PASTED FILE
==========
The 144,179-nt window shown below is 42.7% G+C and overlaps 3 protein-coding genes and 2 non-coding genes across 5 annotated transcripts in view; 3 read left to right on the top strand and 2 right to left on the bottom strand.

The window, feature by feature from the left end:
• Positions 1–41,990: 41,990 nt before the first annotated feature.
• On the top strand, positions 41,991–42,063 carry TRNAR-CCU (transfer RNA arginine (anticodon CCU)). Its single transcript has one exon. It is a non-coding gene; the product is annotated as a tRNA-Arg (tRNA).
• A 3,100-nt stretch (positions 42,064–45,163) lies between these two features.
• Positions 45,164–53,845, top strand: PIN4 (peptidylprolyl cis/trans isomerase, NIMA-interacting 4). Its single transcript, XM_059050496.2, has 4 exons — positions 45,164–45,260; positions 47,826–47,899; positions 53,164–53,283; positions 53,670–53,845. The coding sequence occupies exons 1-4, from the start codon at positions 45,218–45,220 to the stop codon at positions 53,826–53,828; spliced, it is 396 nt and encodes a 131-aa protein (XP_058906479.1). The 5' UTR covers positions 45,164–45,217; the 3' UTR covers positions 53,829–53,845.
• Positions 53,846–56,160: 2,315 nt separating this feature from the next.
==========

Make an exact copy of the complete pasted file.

The 144,179-nt window shown below is 42.7% G+C and overlaps 3 protein-coding genes and 2 non-coding genes across 5 annotated transcripts in view; 3 read left to right on the top strand and 2 right to left on the bottom strand.

The window, feature by feature from the left end:
• Positions 1–41,990: 41,990 nt before the first annotated feature.
• On the top strand, positions 41,991–42,063 carry TRNAR-CCU (transfer RNA arginine (anticodon CCU)). Its single transcript has one exon. It is a non-coding gene; the product is annotated as a tRNA-Arg (tRNA).
• A 3,100-nt stretch (positions 42,064–45,163) lies between these two features.
• Positions 45,164–53,845, top strand: PIN4 (peptidylprolyl cis/trans isomerase, NIMA-interacting 4). Its single transcript, XM_059050496.2, has 4 exons — positions 45,164–45,260; positions 47,826–47,899; positions 53,164–53,283; positions 53,670–53,845. The coding sequence occupies exons 1-4, from the start codon at positions 45,218–45,220 to the stop codon at positions 53,826–53,828; spliced, it is 396 nt and encodes a 131-aa protein (XP_058906479.1). The 5' UTR covers positions 45,164–45,217; the 3' UTR covers positions 53,829–53,845.
• Positions 53,846–56,160: 2,315 nt separating this feature from the next.